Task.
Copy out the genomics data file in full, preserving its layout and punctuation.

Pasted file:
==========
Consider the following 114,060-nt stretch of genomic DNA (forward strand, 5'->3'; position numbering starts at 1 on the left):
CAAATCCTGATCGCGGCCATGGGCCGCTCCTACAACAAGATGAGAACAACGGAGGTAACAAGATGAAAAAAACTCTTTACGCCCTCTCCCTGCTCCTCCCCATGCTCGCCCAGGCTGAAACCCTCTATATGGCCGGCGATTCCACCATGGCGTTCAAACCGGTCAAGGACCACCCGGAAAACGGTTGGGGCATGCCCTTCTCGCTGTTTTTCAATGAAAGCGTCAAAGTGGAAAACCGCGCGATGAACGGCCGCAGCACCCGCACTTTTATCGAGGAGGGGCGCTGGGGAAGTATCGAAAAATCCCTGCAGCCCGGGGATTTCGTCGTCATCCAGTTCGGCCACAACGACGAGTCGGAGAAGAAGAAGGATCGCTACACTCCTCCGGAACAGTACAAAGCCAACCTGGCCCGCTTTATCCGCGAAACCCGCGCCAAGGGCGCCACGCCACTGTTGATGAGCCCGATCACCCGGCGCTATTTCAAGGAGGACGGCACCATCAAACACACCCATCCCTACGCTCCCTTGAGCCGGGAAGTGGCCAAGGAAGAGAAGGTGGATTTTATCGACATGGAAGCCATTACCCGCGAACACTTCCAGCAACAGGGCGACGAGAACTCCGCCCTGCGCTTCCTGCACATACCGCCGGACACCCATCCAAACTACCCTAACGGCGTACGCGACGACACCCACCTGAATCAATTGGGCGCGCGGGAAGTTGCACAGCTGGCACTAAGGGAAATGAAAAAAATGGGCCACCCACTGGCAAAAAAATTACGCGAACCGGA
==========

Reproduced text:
Consider the following 114,060-nt stretch of genomic DNA (forward strand, 5'->3'; position numbering starts at 1 on the left):
CAAATCCTGATCGCGGCCATGGGCCGCTCCTACAACAAGATGAGAACAACGGAGGTAACAAGATGAAAAAAACTCTTTACGCCCTCTCCCTGCTCCTCCCCATGCTCGCCCAGGCTGAAACCCTCTATATGGCCGGCGATTCCACCATGGCGTTCAAACCGGTCAAGGACCACCCGGAAAACGGTTGGGGCATGCCCTTCTCGCTGTTTTTCAATGAAAGCGTCAAAGTGGAAAACCGCGCGATGAACGGCCGCAGCACCCGCACTTTTATCGAGGAGGGGCGCTGGGGAAGTATCGAAAAATCCCTGCAGCCCGGGGATTTCGTCGTCATCCAGTTCGGCCACAACGACGAGTCGGAGAAGAAGAAGGATCGCTACACTCCTCCGGAACAGTACAAAGCCAACCTGGCCCGCTTTATCCGCGAAACCCGCGCCAAGGGCGCCACGCCACTGTTGATGAGCCCGATCACCCGGCGCTATTTCAAGGAGGACGGCACCATCAAACACACCCATCCCTACGCTCCCTTGAGCCGGGAAGTGGCCAAGGAAGAGAAGGTGGATTTTATCGACATGGAAGCCATTACCCGCGAACACTTCCAGCAACAGGGCGACGAGAACTCCGCCCTGCGCTTCCTGCACATACCGCCGGACACCCATCCAAACTACCCTAACGGCGTACGCGACGACACCCACCTGAATCAATTGGGCGCGCGGGAAGTTGCACAGCTGGCACTAAGGGAAATGAAAAAAATGGGCCACCCACTGGCAAAAAAATTACGCGAACCGGA